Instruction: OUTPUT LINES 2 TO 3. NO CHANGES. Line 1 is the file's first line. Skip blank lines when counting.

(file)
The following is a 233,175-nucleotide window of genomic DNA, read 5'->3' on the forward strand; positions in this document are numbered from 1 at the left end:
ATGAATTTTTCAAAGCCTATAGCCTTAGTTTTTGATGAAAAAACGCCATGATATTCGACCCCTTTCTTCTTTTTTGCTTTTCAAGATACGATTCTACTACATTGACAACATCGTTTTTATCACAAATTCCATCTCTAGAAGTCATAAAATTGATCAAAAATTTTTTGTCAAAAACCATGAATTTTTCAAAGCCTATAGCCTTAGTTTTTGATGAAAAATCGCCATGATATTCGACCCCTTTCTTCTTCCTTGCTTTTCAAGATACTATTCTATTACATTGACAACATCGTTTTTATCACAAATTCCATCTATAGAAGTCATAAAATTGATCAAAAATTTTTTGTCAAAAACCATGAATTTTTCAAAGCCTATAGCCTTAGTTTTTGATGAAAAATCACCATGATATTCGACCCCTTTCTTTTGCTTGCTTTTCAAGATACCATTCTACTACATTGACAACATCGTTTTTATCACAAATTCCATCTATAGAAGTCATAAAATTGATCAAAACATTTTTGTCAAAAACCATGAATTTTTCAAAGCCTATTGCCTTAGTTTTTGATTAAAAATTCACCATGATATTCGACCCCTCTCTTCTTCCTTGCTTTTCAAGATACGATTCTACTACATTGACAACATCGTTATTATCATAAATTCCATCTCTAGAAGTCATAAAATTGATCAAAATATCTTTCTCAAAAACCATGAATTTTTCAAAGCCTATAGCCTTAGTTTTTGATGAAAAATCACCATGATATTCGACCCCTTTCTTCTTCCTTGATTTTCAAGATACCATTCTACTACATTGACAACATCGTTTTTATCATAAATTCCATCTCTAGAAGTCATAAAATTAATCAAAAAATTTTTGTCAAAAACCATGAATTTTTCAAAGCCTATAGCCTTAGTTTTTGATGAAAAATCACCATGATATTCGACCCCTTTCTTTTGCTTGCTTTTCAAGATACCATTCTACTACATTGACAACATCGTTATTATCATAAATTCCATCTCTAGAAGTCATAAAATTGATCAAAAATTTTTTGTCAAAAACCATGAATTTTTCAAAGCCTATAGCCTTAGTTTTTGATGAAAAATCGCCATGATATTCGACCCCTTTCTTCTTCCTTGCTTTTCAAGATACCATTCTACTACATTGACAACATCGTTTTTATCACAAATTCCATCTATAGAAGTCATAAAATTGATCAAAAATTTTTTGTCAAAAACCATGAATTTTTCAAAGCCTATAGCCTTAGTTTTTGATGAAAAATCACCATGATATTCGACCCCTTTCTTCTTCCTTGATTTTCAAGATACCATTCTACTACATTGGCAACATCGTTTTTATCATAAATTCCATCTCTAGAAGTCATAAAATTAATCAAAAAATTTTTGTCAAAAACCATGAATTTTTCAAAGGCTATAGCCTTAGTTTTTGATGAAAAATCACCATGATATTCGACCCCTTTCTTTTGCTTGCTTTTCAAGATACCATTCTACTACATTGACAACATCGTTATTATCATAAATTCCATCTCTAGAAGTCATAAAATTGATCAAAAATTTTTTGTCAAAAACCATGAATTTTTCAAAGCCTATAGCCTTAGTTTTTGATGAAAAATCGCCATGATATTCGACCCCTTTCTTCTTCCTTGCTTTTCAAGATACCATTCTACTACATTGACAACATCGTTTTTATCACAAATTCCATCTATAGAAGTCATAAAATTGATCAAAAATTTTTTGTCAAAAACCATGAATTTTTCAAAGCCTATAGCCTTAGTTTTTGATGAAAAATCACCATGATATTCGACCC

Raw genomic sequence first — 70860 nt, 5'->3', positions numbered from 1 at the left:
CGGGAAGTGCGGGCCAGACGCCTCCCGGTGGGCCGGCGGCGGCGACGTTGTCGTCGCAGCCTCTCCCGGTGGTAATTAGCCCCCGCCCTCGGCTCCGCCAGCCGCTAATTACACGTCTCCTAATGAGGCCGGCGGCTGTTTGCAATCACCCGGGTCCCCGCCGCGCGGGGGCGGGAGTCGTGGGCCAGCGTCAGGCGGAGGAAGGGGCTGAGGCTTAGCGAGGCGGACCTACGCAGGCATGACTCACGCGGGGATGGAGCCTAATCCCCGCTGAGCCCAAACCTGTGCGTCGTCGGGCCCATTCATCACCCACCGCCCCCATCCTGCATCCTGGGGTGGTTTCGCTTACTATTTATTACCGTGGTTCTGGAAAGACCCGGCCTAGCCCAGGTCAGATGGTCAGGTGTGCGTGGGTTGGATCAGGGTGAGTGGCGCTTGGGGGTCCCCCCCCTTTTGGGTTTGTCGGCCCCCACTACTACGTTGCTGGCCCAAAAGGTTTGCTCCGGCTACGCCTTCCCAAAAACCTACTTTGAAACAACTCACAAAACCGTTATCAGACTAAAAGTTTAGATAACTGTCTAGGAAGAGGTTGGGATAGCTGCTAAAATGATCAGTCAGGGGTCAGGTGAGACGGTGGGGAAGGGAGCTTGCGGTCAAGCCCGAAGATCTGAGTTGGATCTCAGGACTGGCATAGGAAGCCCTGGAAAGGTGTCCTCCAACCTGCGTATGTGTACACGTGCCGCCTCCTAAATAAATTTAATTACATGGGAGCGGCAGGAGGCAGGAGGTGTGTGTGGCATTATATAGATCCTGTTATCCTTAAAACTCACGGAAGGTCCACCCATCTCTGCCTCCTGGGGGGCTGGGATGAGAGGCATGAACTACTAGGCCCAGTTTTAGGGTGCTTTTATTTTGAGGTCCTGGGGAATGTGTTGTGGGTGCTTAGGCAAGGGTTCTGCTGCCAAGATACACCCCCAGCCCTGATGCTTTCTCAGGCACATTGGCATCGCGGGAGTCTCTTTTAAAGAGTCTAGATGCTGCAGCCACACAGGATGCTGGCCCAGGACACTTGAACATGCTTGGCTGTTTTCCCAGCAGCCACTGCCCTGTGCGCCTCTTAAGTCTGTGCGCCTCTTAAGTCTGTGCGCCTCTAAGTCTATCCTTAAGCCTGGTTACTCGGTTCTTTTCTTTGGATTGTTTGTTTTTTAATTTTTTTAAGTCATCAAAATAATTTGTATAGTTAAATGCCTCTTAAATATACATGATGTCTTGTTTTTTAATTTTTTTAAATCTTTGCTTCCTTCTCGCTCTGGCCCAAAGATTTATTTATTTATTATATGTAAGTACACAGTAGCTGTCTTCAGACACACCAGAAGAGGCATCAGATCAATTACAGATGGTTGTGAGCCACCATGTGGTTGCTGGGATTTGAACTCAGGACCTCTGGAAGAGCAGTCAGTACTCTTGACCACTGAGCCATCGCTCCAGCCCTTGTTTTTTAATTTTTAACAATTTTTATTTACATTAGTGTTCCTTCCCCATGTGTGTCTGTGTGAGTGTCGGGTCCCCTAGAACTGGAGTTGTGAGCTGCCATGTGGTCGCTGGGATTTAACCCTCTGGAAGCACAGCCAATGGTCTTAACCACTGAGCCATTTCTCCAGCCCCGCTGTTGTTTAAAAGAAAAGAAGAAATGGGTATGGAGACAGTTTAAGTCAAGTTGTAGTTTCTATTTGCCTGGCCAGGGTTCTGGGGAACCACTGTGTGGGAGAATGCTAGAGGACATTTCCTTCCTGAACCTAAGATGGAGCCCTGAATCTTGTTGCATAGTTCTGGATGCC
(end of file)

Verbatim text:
ATGAATTTTTCAAAGCCTATAGCCTTAGTTTTTGATGAAAAAACGCCATGATATTCGACCCCTTTCTTCTTTTTTGCTTTTCAAGATACGATTCTACTACATTGACAACATCGTTTTTATCACAAATTCCATCTCTAGAAGTCATAAAATTGATCAAAAATTTTTTGTCAAAAACCATGAATTTTTCAAAGCCTATAGCCTTAGTTTTTGATGAAAAATCGCCATGATATTCGACCCCTTTCTTCTTCCTTGCTTTTCAAGATACTATTCTATTACATTGACAACATCGTTTTTATCACAAATTCCATCTATAGAAGTCATAAAATTGATCAAAAATTTTTTGTCAAAAACCATGAATTTTTCAAAGCCTATAGCCTTAGTTTTTGATGAAAAATCACCATGATATTCGACCCCTTTCTTTTGCTTGCTTTTCAAGATACCATTCTACTACATTGACAACATCGTTTTTATCACAAATTCCATCTATAGAAGTCATAAAATTGATCAAAACATTTTTGTCAAAAACCATGAATTTTTCAAAGCCTATTGCCTTAGTTTTTGATTAAAAATTCACCATGATATTCGACCCCTCTCTTCTTCCTTGCTTTTCAAGATACGATTCTACTACATTGACAACATCGTTATTATCATAAATTCCATCTCTAGAAGTCATAAAATTGATCAAAATATCTTTCTCAAAAACCATGAATTTTTCAAAGCCTATAGCCTTAGTTTTTGATGAAAAATCACCATGATATTCGACCCCTTTCTTCTTCCTTGATTTTCAAGATACCATTCTACTACATTGACAACATCGTTTTTATCATAAATTCCATCTCTAGAAGTCATAAAATTAATCAAAAAATTTTTGTCAAAAACCATGAATTTTTCAAAGCCTATAGCCTTAGTTTTTGATGAAAAATCACCATGATATTCGACCCCTTTCTTTTGCTTGCTTTTCAAGATACCATTCTACTACATTGACAACATCGTTATTATCATAAATTCCATCTCTAGAAGTCATAAAATTGATCAAAAATTTTTTGTCAAAAACCATGAATTTTTCAAAGCCTATAGCCTTAGTTTTTGATGAAAAATCGCCATGATATTCGACCCCTTTCTTCTTCCTTGCTTTTCAAGATACCATTCTACTACATTGACAACATCGTTTTTATCACAAATTCCATCTATAGAAGTCATAAAATTGATCAAAAATTTTTTGTCAAAAACCATGAATTTTTCAAAGCCTATAGCCTTAGTTTTTGATGAAAAATCACCATGATATTCGACCCCTTTCTTCTTCCTTGATTTTCAAGATACCATTCTACTACATTGGCAACATCGTTTTTATCATAAATTCCATCTCTAGAAGTCATAAAATTAATCAAAAAATTTTTGTCAAAAACCATGAATTTTTCAAAGGCTATAGCCTTAGTTTTTGATGAAAAATCACCATGATATTCGACCCCTTTCTTTTGCTTGCTTTTCAAGATACCATTCTACTACATTGACAACATCGTTATTATCATAAATTCCATCTCTAGAAGTCATAAAATTGATCAAAAATTTTTTGTCAAAAACCATGAATTTTTCAAAGCCTATAGCCTTAGTTTTTGATGAAAAATCGCCATGATATTCGACCCCTTTCTTCTTCCTTGCTTTTCAAGATACCATTCTACTACATTGACAACATCGTTTTTATCACAAATTCCATCTATAGAAGTCATAAAATTGATCAAAAATTTTTTGTCAAAAACCATGAATTTTTCAAAGCCTATAGCCTTAGTTTTTGATGAAAAATCACCATGATATTCGACCC

Raw genomic sequence first — 70860 nt, 5'->3', positions numbered from 1 at the left: